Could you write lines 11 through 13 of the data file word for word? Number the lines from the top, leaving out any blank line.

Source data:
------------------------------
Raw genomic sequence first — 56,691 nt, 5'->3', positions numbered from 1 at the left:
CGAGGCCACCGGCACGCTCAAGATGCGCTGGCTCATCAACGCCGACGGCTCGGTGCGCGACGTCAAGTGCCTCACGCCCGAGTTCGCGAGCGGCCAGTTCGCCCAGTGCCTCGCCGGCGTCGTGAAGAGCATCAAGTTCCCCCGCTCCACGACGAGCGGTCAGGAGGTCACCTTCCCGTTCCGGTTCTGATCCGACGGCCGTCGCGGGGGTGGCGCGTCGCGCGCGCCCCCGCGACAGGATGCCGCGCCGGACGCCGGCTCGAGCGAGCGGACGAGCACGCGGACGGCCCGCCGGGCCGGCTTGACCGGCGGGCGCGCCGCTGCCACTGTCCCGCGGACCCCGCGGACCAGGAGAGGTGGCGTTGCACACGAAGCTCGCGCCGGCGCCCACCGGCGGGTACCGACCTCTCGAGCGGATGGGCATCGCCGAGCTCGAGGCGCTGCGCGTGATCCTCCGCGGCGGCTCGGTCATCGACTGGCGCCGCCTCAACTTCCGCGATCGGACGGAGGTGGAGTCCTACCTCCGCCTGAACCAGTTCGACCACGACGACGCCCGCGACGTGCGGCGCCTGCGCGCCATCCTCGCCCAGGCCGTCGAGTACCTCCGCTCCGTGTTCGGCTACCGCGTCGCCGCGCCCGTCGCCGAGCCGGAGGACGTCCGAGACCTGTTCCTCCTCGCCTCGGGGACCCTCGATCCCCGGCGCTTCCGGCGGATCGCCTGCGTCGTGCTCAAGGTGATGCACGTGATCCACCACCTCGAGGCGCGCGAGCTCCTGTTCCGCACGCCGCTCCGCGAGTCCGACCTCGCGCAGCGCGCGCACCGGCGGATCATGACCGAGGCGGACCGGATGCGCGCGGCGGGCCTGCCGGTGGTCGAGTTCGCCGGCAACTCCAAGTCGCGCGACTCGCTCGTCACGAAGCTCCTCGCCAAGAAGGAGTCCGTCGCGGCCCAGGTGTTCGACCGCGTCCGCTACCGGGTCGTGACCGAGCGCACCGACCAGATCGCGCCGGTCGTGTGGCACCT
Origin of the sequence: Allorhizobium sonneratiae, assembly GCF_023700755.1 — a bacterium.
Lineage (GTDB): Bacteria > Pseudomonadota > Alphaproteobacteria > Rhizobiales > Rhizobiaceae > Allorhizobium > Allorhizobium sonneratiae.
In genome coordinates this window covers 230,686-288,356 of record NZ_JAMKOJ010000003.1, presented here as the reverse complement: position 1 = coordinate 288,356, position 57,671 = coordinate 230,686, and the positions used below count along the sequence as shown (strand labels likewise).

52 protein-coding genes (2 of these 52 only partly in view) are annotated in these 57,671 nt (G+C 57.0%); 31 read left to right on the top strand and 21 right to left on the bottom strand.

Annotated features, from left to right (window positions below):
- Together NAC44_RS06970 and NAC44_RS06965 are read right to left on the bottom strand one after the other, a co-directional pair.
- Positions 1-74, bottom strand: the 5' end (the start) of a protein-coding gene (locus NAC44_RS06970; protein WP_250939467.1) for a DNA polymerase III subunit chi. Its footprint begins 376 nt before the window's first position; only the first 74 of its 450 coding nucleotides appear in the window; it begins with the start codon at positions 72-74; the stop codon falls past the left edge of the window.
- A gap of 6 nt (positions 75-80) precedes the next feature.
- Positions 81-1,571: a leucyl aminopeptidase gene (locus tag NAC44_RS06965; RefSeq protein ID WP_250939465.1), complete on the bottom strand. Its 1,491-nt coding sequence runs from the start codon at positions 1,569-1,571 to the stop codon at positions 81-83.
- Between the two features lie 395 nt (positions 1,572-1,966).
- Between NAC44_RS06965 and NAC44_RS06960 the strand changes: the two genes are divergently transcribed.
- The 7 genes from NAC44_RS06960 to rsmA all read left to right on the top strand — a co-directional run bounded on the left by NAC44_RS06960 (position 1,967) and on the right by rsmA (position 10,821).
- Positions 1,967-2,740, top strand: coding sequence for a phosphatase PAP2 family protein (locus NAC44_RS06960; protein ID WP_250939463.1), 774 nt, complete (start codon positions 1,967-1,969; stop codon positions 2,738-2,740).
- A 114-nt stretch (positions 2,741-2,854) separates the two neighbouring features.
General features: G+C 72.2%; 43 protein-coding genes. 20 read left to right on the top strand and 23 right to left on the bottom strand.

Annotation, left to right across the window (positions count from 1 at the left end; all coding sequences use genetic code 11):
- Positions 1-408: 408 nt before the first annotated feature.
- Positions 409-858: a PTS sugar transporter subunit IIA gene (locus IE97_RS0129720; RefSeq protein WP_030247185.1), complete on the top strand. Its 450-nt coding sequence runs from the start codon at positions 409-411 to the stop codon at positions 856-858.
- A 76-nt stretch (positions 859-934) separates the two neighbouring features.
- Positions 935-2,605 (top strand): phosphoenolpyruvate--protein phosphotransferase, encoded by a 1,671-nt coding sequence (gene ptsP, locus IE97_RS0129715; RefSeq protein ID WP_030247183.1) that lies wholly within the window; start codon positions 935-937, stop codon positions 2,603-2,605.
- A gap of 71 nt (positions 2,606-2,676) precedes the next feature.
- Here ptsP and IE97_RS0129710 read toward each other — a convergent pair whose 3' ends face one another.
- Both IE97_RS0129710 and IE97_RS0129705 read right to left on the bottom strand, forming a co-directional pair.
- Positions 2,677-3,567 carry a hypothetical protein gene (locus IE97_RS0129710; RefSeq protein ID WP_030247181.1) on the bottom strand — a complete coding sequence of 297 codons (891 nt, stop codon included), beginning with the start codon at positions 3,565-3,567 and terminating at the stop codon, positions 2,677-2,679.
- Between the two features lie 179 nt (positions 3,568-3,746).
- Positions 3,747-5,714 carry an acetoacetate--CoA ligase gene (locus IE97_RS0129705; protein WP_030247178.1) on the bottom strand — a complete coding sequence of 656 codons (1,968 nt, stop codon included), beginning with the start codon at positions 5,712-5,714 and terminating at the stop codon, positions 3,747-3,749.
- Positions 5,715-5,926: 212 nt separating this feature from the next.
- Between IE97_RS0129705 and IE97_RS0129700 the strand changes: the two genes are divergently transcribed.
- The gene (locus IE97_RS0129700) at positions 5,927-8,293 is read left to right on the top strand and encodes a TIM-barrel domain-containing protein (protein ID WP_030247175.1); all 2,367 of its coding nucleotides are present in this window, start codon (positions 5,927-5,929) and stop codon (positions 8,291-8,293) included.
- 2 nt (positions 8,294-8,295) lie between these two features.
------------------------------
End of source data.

- Positions 81-1,571: a leucyl aminopeptidase gene (locus tag NAC44_RS06965; RefSeq protein ID WP_250939465.1), complete on the bottom strand. Its 1,491-nt coding sequence runs from the start codon at positions 1,569-1,571 to the stop codon at positions 81-83.
- Between the two features lie 395 nt (positions 1,572-1,966).
- Between NAC44_RS06965 and NAC44_RS06960 the strand changes: the two genes are divergently transcribed.